REVIEW WRITTEN BY FRANK BURD
For Digital First Media
I cannot begin to describe what an outstanding play “To the Moon” is. Produced by 1812 Productions, the “all comedy theatre company,” this new play, written by artistic director Jennifer Childs is not only funny, it is also smart, clever, and poignant. Inspired by the life and work of Jackie Gleason (the very subtitle of the play), it deals with a married couple in an apartment in New York- she a perfume sale person, he an actor aspiring to greatness — more or less living the life of Ralph and Alice Kramden characters from the original “Honeymooners” Tv show which starred Gleason and Audrey Meadows.
The story behind the play itself presented itself to Childs when she was approached a few years ago, by the son of the head writer for Gleason. When they met again, he also presented her with scripts that had that neverbeen produced. With the material, she created a man who resembled Gleason, who acted like Gleason, who even wanted to be Gleason to portray Scottie in this play within a play.
The man she chose to fill the shoes of this very large entertainer was none other than Scott Greer. Greer is also a big man. He recently played a 600-pound man in a production of “The Whale.” (He’s not that big — they padded him up). But Scott is one of the finest actors in the Philadelphia region and Gleason’s persona radiates through him. Whether making an off-handed joke or shouting, rolling his eyes or sliding his large body across the stage, he is amazing. And cast opposite him is another of my favorite actors, Anthony Lawton. Lawton doesn’t need to copy the Art Carney prototype. As he tries to find acting gigs for himself, he dons some outrageous costumes and plays the simpleton brilliantly and in a style that is perfectly matched to be the foil for Greer. Director Matt Pfeiffer rounds out the cast with two other incredibly talented and versatile actors, Tracie Higgins and Sean Roach.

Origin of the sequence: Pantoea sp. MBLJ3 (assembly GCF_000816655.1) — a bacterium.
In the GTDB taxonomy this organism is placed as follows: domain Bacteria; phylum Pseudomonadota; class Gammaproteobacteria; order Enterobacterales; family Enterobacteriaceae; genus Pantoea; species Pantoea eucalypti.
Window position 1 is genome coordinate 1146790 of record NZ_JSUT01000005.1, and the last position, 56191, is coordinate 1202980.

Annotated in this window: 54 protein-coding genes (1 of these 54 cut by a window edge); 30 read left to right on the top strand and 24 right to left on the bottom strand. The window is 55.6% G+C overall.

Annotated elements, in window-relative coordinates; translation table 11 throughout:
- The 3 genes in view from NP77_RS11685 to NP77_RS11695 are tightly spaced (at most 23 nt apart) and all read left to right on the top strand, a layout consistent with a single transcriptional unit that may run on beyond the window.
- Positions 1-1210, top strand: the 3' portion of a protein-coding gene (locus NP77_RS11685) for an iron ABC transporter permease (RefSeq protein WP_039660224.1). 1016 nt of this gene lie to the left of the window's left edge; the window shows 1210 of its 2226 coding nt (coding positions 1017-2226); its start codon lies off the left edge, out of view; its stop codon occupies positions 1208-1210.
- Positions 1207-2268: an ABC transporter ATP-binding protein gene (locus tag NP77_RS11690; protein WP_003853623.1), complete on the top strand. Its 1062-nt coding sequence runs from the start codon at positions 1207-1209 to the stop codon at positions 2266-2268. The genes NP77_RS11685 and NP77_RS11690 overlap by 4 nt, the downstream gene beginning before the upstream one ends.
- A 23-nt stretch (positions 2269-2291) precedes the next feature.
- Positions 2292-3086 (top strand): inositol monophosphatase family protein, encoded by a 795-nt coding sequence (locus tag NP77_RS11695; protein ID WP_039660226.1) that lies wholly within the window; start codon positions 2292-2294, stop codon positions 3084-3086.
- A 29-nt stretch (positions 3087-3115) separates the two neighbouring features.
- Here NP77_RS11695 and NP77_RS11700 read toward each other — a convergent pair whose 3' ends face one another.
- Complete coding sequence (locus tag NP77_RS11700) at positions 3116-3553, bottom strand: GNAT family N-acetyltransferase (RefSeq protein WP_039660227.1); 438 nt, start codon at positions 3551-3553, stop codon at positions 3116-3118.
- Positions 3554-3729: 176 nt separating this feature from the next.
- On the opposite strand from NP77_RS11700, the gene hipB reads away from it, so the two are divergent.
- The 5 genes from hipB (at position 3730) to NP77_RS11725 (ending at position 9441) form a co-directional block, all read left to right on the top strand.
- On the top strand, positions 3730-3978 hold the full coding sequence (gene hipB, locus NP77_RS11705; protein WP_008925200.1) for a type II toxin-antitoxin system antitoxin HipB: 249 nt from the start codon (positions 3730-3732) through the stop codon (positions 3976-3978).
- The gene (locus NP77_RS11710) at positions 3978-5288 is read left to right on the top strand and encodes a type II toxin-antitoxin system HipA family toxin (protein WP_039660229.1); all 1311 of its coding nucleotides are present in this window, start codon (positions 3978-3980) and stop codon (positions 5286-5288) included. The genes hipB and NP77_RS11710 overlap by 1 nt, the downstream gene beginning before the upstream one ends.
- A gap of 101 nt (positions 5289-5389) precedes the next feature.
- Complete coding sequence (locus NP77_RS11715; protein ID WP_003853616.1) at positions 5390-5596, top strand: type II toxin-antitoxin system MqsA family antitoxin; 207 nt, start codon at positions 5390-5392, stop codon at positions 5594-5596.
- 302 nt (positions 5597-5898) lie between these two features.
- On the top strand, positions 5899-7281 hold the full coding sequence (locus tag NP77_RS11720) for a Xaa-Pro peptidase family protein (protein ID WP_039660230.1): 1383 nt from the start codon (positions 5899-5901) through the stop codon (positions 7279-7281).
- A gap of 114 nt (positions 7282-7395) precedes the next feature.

The play jumps right out at you with such energy with a level of humor that seems to transcend tv and stage with it’s immediacy. Whether discussing his financial predicament with his wife or acting as a depressed patient for a myriad of doctors-to-be in a teaching setting, we see the dilemma this man faces, as he tries to be someone greater than who he is. His interactions with Lawton are masterful as they explore the world of acting and figuring out what to tell his wife. And the wonderful slapstick drinking scene is a riot!
One more thing. My parents didn’t always like the character Gleason portrayed. Kramden was an imperfect man, and in the TV of the 50’s, comedy was neat and sweet. This story is complex and powerful. It’s funny and it’s real. It’s a smashing success for Childs and the entire production team at 1812. It’s one of the best plays of the year and one with a future!
IF YOU GO: “To The Moon” continues through May 17. For more information, check www.1812productions.org or call (215) 592-9560.